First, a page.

I hate to accuse analysts of window-dressing. That's typically the handiwork of bumbling mutual fund managers, trying to pretty up their year-end portfolio listings by snapping up winners and dumping losers. It's a pointless practice, of course -- performance data doesn't lie. Still, forgive me for initially being skeptical about a pair of analyst moves yesterday.

Citi analyst Mark Mahaney upgraded Amazon.com (Nasdaq: AMZN) -- from "hold" to "buy" -- just before the e-commerce rock star began trading in 2008. Around the same time, Bear Stearns analyst Joseph Buckley downgraded Starbucks (Nasdaq: SBUX), from "outperform" to "peer perform."

The role reversal shouldn't surprise anyone paying attention over the past year. Amazon shares soared 135%, becoming one of 2007's best-performing components within the Nasdaq 100 Index. Starbucks brought up the rear of the index, shedding 42% of its shares' value.

Despite my cynicism over the timing of these moves, this obviously isn't window-dressing, since analysts are consistently held accountable for their calls. But that still doesn't mean this isn't a case of the rich getting richer and the poor getting poorer.

Despite Amazon's bubbly 2007, Citi's upgrade was enough to send its shares hurtling 4% higher yesterday, as the rest of the market went weak at the knees. On the lower end of the spectrum, Starbucks' stock surrendered 6% of its value yesterday, hitting lows last seen in May 2004.

Amazon and Starbucks were once growth-stock bookends. Now they seem to be more like passing ships. How did we get here, and how will 2008 really play out?

The rise of Amazon
I get a kick out of the Amazon turnaround story, because the leading online retailer has defied the naysayers at every turn. Instead of the red-ink-spouting, debt-anchored death-pool favorite it seemed to be when the dot-com bubble popped, Amazon is now profitable year-round, with a looker of a balance sheet.

Perhaps the most impressive Amazonian feat is the accelerating growth it's tallied over most of the past two years. You rarely see companies as large as Amazon taking bigger and bigger steps. But the top dog in online shopping is becoming the first stop for most potential buyers, thanks to its sterling reputation and sticky programs like its Prime membership, which offers subsidized shipping in exchange for an annual fee.

"We are fully cognizant that we are upgrading to Buy the second best '07 performance stock in the Internet sector," Mahaney wrote in his upgrade. (Amazon's leap was second only to Baidu.com (Nasdaq: BIDU) in 2007.)

Scarily, Mahaney is right. After reading between the lines of Amazon's post-holiday press release, the country's leading online retailer is about to get even bigger.

The fall of Starbucks
It was easy to see this coming. Despite healthy comps and an emphasis on global expansion, there's really only so much real estate to go around. Many of Buckley's bearish warnings -- higher dairy prices and the susceptibility of expanding into less well-to-do neighborhoods -- were presciently voiced by Larry Rothman this past summer, during our Dueling Fools segment.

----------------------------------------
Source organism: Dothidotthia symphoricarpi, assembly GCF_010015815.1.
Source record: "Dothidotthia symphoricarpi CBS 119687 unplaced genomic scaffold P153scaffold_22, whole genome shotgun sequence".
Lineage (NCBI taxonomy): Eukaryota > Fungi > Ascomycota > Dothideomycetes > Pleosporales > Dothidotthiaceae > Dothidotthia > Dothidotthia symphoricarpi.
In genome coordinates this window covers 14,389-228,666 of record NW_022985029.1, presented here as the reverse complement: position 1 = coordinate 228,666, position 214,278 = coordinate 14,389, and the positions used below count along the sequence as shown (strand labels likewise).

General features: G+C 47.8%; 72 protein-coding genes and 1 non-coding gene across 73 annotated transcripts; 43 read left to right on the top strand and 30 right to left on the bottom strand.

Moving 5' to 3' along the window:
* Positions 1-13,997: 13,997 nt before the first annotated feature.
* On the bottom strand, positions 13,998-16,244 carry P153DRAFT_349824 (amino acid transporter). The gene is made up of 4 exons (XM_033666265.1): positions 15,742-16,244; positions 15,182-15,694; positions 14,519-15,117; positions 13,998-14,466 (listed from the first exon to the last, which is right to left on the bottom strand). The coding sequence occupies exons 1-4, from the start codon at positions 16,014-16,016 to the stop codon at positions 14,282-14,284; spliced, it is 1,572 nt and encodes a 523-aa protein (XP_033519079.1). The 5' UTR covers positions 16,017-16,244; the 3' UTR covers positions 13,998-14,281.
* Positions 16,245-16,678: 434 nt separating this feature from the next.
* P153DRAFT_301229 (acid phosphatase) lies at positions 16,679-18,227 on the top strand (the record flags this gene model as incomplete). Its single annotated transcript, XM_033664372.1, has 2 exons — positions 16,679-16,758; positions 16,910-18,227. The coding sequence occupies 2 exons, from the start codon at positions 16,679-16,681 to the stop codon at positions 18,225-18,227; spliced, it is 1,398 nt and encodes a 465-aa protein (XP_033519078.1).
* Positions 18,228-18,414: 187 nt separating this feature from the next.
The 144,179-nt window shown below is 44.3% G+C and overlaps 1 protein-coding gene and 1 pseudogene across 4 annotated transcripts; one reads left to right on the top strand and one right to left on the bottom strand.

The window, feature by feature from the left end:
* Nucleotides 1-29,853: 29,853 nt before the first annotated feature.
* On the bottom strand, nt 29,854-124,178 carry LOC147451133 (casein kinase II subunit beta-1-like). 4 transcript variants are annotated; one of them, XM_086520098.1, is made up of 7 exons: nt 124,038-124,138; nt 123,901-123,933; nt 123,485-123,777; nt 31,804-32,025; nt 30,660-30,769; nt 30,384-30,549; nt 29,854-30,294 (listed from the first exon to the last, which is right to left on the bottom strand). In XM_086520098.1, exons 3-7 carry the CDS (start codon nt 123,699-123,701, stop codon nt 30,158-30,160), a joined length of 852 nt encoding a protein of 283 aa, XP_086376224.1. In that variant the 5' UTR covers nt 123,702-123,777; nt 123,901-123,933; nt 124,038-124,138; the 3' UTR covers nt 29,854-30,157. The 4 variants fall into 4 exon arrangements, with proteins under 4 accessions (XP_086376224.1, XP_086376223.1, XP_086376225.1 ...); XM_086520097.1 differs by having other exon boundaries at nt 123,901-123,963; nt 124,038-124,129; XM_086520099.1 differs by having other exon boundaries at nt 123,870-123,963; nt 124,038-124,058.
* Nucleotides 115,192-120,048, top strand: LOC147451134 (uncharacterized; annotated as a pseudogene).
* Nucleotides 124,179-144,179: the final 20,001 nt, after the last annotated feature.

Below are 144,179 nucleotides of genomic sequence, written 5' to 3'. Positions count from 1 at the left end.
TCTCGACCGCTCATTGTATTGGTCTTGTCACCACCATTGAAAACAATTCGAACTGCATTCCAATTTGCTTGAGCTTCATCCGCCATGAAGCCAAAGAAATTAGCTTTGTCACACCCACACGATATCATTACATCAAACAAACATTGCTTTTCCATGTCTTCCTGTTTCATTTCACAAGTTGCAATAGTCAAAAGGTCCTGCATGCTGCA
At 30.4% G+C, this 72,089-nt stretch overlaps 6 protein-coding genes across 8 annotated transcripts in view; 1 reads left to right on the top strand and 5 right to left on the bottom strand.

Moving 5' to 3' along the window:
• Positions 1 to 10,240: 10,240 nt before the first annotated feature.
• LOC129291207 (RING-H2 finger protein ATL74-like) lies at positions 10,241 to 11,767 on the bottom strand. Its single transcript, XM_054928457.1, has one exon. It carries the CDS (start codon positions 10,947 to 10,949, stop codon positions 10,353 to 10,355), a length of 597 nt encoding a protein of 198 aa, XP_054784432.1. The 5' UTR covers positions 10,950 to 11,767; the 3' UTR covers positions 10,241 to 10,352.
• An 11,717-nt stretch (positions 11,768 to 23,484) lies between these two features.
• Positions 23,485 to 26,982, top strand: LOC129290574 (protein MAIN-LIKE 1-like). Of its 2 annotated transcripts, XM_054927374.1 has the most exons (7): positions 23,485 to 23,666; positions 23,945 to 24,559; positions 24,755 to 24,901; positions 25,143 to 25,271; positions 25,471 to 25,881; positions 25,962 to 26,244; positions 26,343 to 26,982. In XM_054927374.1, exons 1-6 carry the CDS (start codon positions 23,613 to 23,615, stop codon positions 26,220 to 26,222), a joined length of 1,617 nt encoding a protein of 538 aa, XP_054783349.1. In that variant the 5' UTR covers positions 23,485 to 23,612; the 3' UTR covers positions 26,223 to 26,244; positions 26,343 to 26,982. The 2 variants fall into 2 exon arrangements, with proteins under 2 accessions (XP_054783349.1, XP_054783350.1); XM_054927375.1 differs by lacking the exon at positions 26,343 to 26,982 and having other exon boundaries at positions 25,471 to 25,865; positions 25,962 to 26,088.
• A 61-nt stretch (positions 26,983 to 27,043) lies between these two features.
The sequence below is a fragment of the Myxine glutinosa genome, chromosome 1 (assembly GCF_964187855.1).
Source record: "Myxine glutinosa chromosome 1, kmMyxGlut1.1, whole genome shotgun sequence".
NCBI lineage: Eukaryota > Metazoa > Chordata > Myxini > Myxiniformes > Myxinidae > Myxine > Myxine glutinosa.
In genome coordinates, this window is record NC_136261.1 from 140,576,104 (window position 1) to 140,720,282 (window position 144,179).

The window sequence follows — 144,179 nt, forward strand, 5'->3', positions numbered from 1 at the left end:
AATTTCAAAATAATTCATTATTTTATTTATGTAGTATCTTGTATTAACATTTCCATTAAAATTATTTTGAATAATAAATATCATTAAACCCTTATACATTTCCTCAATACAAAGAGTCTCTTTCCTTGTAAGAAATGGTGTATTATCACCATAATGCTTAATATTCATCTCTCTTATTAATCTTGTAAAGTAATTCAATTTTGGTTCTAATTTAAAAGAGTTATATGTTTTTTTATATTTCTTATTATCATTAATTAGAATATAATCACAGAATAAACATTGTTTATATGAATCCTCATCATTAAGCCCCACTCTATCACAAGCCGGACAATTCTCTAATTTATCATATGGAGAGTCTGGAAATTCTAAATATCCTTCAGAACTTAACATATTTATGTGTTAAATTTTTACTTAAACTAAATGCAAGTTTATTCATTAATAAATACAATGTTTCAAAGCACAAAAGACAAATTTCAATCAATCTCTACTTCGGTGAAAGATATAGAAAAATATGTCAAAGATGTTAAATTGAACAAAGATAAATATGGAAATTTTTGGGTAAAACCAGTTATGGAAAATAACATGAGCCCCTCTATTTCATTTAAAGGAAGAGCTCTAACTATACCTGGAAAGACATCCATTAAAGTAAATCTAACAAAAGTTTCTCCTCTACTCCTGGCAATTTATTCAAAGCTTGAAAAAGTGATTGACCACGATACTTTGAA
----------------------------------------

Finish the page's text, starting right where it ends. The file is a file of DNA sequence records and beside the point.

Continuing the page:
I put little weight on the percolating-commodities argument. If anyone has the leverage to pass costs on to the end user, it's a premium brandsmith like Starbucks. However, the problem of reaching deeper to mainstream audiences, at a time when consumers are defaulting on their mortgages, is all too real.

Rothman ridiculed Starbucks for expanding its drive-through program, and rightfully so. Starbucks is more than just a java peddler. It's a lifestyle pimp. Transforming the $3 latte experience into something akin to McDonald's (NYSE: MCD) or Burger King (NYSE: BKC) -- two chains that just happen to have upgraded their bean brews recently -- is ridiculous. Folks pay a premium at Starbucks because the place is a treat for the senses. The aromatic bliss of flavored grounds fills the nostrils. The jazzy tunes soothe the eardrums. Premium coffee doesn't have to compete against the smell of deep-fried onion rings or the din of unruly Happy-Meal addicts blazing for the ball pit.

Sadly, Starbucks' pursuit of domestic growth has stooped that low. Now that the chain is testing out baked eats, putting out rock CDs, and installing drive-through speakers, is anyone sure what kind of lifestyle the company will be pitching in the future?

I can't commit to Buckley's call, though, because Starbucks shares are as cheap as its brews are not. Even with slowing growth, it's hard to pass on Starbucks when it's trading for less than 19 times this new year's profit targets (and less than 16 times next year's projected earnings). The stateside challenges are real, but so is the overseas potential.

Besides, if the value-minded burger chains like McDonald's and Burger King found ways to transform into growth stocks in recent years, I trust that Starbucks will also find its way back -- assuming it's even left that cozy spot in the first place. 

Amazon.com and Starbucks are Stock Advisor newsletter picks. Baidu.com is a Rule Breakers recommendation. Play along with either service with a free 30-day trial subscription.   

Longtime Fool contributor Rick Munarriz isn't much of a coffee drinker, though he's addicted to e-tail. He does not own shares in any company mentioned in this story. He is also part of the Rule Breakers newsletter research team, seeking out tomorrow's ultimate growth stocks a day early. The Fool's disclosure policy wonders whether Ahab's first mate ever sailed the Amazon.